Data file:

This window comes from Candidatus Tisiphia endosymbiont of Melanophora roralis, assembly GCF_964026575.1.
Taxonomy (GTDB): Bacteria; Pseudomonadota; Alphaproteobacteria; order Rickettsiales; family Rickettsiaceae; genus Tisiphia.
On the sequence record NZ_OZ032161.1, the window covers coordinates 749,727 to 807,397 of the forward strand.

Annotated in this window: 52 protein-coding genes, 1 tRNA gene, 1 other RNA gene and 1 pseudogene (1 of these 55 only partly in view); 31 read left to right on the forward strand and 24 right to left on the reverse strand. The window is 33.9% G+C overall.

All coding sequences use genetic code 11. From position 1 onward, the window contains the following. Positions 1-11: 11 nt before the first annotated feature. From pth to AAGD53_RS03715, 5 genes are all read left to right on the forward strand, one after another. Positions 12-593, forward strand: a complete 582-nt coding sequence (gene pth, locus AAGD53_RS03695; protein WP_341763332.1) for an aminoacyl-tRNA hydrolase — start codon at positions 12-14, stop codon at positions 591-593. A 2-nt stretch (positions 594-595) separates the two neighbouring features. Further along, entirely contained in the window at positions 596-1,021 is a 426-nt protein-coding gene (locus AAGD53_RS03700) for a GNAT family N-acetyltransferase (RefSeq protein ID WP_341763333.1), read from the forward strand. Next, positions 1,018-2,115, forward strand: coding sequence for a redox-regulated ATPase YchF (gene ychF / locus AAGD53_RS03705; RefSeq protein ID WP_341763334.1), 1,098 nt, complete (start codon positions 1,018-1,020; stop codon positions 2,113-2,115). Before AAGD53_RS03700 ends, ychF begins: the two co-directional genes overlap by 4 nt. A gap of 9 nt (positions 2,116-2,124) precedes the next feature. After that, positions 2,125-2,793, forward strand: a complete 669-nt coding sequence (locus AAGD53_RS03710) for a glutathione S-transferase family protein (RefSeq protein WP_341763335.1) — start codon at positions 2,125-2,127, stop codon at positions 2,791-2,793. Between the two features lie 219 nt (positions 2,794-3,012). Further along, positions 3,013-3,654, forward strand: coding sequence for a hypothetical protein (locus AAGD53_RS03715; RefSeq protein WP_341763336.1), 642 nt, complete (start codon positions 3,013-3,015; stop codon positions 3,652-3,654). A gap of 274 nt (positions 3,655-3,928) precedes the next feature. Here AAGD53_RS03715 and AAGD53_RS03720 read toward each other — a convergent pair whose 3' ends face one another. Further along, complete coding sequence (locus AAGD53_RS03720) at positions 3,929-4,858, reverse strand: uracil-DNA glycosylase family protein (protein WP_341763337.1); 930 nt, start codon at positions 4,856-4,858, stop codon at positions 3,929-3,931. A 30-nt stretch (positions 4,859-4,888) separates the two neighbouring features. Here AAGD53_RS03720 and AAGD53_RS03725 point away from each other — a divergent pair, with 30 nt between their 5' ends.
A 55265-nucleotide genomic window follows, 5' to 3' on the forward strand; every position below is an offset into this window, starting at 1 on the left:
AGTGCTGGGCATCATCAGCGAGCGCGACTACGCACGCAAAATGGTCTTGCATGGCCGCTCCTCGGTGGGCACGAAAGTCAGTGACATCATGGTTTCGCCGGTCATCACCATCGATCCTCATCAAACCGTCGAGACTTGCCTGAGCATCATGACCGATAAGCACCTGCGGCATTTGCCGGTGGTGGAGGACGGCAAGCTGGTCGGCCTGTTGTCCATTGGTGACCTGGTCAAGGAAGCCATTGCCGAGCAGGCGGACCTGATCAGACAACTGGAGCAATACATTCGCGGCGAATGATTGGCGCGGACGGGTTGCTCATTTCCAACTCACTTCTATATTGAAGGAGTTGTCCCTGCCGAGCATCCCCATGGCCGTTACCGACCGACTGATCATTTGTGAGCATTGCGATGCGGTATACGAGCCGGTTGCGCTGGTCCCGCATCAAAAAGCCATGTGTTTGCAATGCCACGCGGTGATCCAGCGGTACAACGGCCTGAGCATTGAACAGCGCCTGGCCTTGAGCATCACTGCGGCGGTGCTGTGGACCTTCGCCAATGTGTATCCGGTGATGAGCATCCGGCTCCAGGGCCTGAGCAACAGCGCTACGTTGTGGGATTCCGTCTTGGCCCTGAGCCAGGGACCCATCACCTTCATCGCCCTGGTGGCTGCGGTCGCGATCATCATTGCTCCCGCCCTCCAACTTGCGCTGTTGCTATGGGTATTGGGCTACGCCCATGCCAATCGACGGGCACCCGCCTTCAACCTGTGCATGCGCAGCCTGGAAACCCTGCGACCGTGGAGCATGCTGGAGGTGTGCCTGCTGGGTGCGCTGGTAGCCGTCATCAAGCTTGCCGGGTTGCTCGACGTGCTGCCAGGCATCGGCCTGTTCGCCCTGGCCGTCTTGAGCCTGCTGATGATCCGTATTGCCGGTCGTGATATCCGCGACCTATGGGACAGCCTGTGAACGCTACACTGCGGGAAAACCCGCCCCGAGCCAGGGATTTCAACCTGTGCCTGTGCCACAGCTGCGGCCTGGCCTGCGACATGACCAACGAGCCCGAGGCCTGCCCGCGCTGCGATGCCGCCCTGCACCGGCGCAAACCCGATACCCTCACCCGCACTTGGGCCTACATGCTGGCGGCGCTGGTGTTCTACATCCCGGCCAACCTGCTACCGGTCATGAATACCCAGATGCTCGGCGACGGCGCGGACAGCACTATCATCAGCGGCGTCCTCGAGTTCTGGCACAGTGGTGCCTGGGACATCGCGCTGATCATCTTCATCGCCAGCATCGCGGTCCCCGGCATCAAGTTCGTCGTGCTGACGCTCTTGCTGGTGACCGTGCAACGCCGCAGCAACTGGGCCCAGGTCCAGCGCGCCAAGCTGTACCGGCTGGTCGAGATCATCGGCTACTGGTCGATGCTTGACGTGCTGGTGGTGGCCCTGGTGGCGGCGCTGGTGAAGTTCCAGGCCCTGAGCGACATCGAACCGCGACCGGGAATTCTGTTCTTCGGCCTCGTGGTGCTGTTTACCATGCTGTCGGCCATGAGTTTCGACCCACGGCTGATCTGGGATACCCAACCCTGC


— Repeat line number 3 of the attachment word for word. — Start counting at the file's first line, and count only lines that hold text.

On the sequence record NZ_OZ032161.1, the window covers coordinates 749,727 to 807,397 of the forward strand.